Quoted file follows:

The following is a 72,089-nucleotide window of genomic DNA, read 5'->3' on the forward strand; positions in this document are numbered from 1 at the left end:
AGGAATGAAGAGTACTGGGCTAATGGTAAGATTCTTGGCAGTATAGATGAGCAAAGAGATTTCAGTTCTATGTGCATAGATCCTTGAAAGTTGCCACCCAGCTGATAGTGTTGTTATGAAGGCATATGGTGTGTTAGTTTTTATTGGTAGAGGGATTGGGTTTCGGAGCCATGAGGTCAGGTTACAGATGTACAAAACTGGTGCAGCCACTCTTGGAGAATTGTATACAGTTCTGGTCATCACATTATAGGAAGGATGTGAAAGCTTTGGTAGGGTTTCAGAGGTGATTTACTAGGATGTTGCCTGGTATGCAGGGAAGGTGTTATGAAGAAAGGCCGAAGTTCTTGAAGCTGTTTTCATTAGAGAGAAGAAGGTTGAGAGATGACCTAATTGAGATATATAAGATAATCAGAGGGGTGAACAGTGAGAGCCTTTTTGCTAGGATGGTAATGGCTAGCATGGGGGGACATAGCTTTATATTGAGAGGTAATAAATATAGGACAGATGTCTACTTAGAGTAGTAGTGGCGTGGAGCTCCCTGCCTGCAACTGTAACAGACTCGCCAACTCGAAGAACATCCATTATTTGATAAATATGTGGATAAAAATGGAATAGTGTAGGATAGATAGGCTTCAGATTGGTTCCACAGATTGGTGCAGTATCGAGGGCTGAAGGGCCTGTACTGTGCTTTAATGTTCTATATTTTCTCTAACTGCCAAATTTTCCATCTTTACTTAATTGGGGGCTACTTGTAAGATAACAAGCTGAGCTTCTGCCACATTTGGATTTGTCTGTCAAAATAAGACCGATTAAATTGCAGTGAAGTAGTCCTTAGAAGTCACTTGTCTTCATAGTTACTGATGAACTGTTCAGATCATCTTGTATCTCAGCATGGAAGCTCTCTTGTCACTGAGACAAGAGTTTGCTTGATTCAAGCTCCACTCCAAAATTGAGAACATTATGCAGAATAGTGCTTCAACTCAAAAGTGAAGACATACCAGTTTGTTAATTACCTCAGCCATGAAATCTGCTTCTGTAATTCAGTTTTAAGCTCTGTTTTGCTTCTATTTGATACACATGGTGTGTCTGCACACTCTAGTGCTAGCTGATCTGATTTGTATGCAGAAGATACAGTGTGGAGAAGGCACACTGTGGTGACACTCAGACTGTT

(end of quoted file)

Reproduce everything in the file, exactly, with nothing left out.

The following is a 72,089-nucleotide window of genomic DNA, read 5'->3' on the forward strand; positions in this document are numbered from 1 at the left end:
AGGAATGAAGAGTACTGGGCTAATGGTAAGATTCTTGGCAGTATAGATGAGCAAAGAGATTTCAGTTCTATGTGCATAGATCCTTGAAAGTTGCCACCCAGCTGATAGTGTTGTTATGAAGGCATATGGTGTGTTAGTTTTTATTGGTAGAGGGATTGGGTTTCGGAGCCATGAGGTCAGGTTACAGATGTACAAAACTGGTGCAGCCACTCTTGGAGAATTGTATACAGTTCTGGTCATCACATTATAGGAAGGATGTGAAAGCTTTGGTAGGGTTTCAGAGGTGATTTACTAGGATGTTGCCTGGTATGCAGGGAAGGTGTTATGAAGAAAGGCCGAAGTTCTTGAAGCTGTTTTCATTAGAGAGAAGAAGGTTGAGAGATGACCTAATTGAGATATATAAGATAATCAGAGGGGTGAACAGTGAGAGCCTTTTTGCTAGGATGGTAATGGCTAGCATGGGGGGACATAGCTTTATATTGAGAGGTAATAAATATAGGACAGATGTCTACTTAGAGTAGTAGTGGCGTGGAGCTCCCTGCCTGCAACTGTAACAGACTCGCCAACTCGAAGAACATCCATTATTTGATAAATATGTGGATAAAAATGGAATAGTGTAGGATAGATAGGCTTCAGATTGGTTCCACAGATTGGTGCAGTATCGAGGGCTGAAGGGCCTGTACTGTGCTTTAATGTTCTATATTTTCTCTAACTGCCAAATTTTCCATCTTTACTTAATTGGGGGCTACTTGTAAGATAACAAGCTGAGCTTCTGCCACATTTGGATTTGTCTGTCAAAATAAGACCGATTAAATTGCAGTGAAGTAGTCCTTAGAAGTCACTTGTCTTCATAGTTACTGATGAACTGTTCAGATCATCTTGTATCTCAGCATGGAAGCTCTCTTGTCACTGAGACAAGAGTTTGCTTGATTCAAGCTCCACTCCAAAATTGAGAACATTATGCAGAATAGTGCTTCAACTCAAAAGTGAAGACATACCAGTTTGTTAATTACCTCAGCCATGAAATCTGCTTCTGTAATTCAGTTTTAAGCTCTGTTTTGCTTCTATTTGATACACATGGTGTGTCTGCACACTCTAGTGCTAGCTGATCTGATTTGTATGCAGAAGATACAGTGTGGAGAAGGCACACTGTGGTGACACTCAGACTGTT